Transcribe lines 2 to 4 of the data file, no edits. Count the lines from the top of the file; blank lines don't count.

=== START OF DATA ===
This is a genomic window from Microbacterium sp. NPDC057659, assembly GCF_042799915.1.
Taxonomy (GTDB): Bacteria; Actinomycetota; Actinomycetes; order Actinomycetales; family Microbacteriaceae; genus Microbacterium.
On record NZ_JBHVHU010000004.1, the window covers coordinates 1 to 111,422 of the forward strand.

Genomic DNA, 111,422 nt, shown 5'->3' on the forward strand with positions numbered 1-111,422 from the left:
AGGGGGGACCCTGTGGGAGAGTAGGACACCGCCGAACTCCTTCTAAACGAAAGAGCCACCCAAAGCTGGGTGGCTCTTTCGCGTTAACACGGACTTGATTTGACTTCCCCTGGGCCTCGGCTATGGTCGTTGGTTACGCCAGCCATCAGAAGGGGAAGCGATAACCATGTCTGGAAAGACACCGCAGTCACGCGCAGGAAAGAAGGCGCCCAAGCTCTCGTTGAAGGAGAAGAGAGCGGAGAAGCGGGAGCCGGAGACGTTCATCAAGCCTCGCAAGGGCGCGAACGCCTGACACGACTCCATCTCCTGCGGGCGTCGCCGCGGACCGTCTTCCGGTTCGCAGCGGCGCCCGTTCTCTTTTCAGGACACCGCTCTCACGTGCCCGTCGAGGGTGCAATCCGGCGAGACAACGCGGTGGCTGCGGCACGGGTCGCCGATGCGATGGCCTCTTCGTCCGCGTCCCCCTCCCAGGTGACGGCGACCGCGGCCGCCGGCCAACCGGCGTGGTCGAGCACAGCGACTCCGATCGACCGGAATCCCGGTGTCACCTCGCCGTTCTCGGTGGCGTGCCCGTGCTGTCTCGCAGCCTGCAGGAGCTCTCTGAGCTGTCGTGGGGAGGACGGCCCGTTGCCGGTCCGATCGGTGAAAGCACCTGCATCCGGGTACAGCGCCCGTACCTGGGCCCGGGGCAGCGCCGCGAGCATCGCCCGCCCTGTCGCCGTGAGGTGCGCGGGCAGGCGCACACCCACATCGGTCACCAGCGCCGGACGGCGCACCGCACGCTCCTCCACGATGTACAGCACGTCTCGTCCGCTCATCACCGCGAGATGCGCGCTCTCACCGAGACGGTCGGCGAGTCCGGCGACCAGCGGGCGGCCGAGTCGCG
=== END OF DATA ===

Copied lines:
Taxonomy (GTDB): Bacteria; Actinomycetota; Actinomycetes; order Actinomycetales; family Microbacteriaceae; genus Microbacterium.
On record NZ_JBHVHU010000004.1, the window covers coordinates 1 to 111,422 of the forward strand.

Genomic DNA, 111,422 nt, shown 5'->3' on the forward strand with positions numbered 1-111,422 from the left: